My reason for believing that an international monetary conference is not likely to accomplish anything is that other nations do not stand in the same attitude that we do. It has been said by the gold advocates in England, and well said, that England is a creditor nation, and that, as she draws her income from all other nations, she profits by the appreciation of the dollar. Those who are in authority there realize that and openly admit it, and I do not believe that we can expect those who are profiting by the appreciation of the dollar to join heartily in the restoration of bimetallism.
Mr. Harcourt said in the English Parliament the other day, that, while the Government would not object to the proposition then made, he had no hope of the conference resulting in any good. He denounced to the advocates of bimetallism that England is opposed to any change in her financial system. I do not believe that this monetary conference is even likely to be convened at the instance of a foreign nation; and, if it is convened, I do not believe that it will result in any agreement. And yet, sir, we who believe in free coinage, we who think that this nation can and should undertake free coinage alone-we, I say, are not willing to place ourselves in the attitude of refusing to lend a helping hand if any other nation desires a conference.
The Reichstag of Germany has, it is true, declared in favor of reconvening the monetary conference. But, as I understand it, that is the popular branch of the legislature and may not result in any action on the part of the Government. In the action taken by the Reichstag, however, we find strong proof that in Germany, which more than twenty years ago adopted the gold standard, it has been demonstrated that the gold standard is a failure for the masses of the people and only beneficial to the capitalistic classes. And it is a significant fact that just after the Reichstag resolved in favor of international bimetallism the Chamber of Commerce of Berlin passed resolutions condemning the action of the Reichstag and approving of the gold standard. They have the same contest over there that we have here.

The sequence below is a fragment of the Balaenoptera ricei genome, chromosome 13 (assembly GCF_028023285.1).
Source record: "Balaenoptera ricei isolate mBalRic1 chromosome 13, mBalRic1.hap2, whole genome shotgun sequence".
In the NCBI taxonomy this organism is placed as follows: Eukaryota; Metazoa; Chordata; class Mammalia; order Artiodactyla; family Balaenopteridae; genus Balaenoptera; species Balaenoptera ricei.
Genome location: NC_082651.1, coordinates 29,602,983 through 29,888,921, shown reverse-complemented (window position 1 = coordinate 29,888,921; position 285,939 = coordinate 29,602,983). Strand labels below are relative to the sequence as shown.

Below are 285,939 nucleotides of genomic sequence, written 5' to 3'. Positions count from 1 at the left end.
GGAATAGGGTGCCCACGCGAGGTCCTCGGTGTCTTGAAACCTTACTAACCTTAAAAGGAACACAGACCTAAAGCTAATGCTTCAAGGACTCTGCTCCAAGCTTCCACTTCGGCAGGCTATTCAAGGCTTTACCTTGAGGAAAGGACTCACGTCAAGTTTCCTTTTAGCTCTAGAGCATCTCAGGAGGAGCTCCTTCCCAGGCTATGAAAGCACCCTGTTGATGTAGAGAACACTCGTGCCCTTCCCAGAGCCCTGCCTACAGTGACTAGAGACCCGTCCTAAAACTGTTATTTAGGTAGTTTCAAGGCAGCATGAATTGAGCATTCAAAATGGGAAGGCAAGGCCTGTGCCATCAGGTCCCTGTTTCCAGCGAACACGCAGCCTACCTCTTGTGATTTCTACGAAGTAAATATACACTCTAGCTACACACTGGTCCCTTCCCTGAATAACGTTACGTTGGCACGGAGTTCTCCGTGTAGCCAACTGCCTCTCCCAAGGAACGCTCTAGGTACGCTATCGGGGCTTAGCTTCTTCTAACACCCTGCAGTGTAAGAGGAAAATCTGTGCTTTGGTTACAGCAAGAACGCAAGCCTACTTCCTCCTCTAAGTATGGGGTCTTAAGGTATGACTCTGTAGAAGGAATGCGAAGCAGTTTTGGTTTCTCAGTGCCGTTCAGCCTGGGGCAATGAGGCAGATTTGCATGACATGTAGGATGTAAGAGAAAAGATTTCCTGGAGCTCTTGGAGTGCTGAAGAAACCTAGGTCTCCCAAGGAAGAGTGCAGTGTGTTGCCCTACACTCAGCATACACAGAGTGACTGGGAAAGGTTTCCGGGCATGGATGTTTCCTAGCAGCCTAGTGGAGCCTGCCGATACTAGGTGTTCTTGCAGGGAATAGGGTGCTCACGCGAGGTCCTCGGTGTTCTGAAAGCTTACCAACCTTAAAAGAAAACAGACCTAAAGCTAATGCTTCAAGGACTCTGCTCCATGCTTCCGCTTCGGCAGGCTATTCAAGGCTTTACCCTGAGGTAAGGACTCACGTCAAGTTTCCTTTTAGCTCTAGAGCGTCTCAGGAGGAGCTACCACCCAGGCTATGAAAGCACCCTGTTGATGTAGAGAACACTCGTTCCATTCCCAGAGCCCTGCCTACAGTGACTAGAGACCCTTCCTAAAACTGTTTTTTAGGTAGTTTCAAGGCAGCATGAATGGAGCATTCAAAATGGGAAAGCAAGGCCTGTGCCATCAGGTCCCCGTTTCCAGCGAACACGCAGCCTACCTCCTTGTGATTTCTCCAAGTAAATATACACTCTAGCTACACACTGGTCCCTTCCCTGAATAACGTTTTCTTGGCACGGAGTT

They have a contest between the money power and the common people, but the money power has a greater advantage there than here. If, in this country, where we have universal suffrage and a more equal distribution of wealth than is found in Germany, we have labored in vain for twenty years to restore bimetallism after it was stricken down in the dark and without public discussion, what hope is there in Germany or in England where great national debts held by the capitalistic classes make the Governments the slaves of the money lenders?
Mr. Speaker, I am in favor of doing anything which looks toward the restoration of silver, but I want it understood that while we are willing to send delegates to an international conference and are anxious to send real advocates of silver who will vote and work for the restoration of bimetallism, yet we are not in favor of waiting upon that conference for one day or one hour. Whether the conference is held or not we are in favor of continuing the agitation, and shall endeavor at the very first moment to secure the passage of a bill providing for "the immediate restoration of the free and unlimited coinage of gold and silver at the present legal ratio of 16 to 1, as such coinage existed prior to 1873, without waiting for the aid or consent of any other nation, such gold and silver coin to be a full legal tender for all debts, public and private."
If this conference results in good, all right; we shall accept the good and be thankful. If it results in nothing, as the three previous conferences have, we need not feel disappointed nor cast down. I believe that independent action on our part at once would force other nations to restore bimetallism much sooner than such a result can be secured by words of persuasion. In other words, I believe that we shall wait for bimetallism by an international agreement; I believe that this nation alone is able to maintain the parity between gold and silver at the ratio of 16 to 1, and I further believe that the worst results which can possibly follow from independent action on the part of the United States will be better for our people than the best results which can follow from our present financial policy.
Mr. Dingley. I understand the gentleman to say that he is in favor of the free coinage of silver by this country at a ratio of 16 to 1?
Mr. Bryan. Yes, sir.
Mr. Dingley. Does the gentleman believe that it will result in bimetallism? Mr. Bryan. Yes, sir; I do.
Mr. Dingley. How?
Mr. Bryan. Because I believe that this country is great enough to maintain the parity between the two metals at the ratio of 16 to 1.
Mr. Dingley. By buying silver at $1.29 an ounce, when it is only worth 63 cents in the market?
Mr. Bryan. If the gentleman understands the meaning of free coinage, he understands that it does not mean the buying of an ounce of silver. We do not want to buy silver. We want to open the mints to silver as the mints are now open to gold.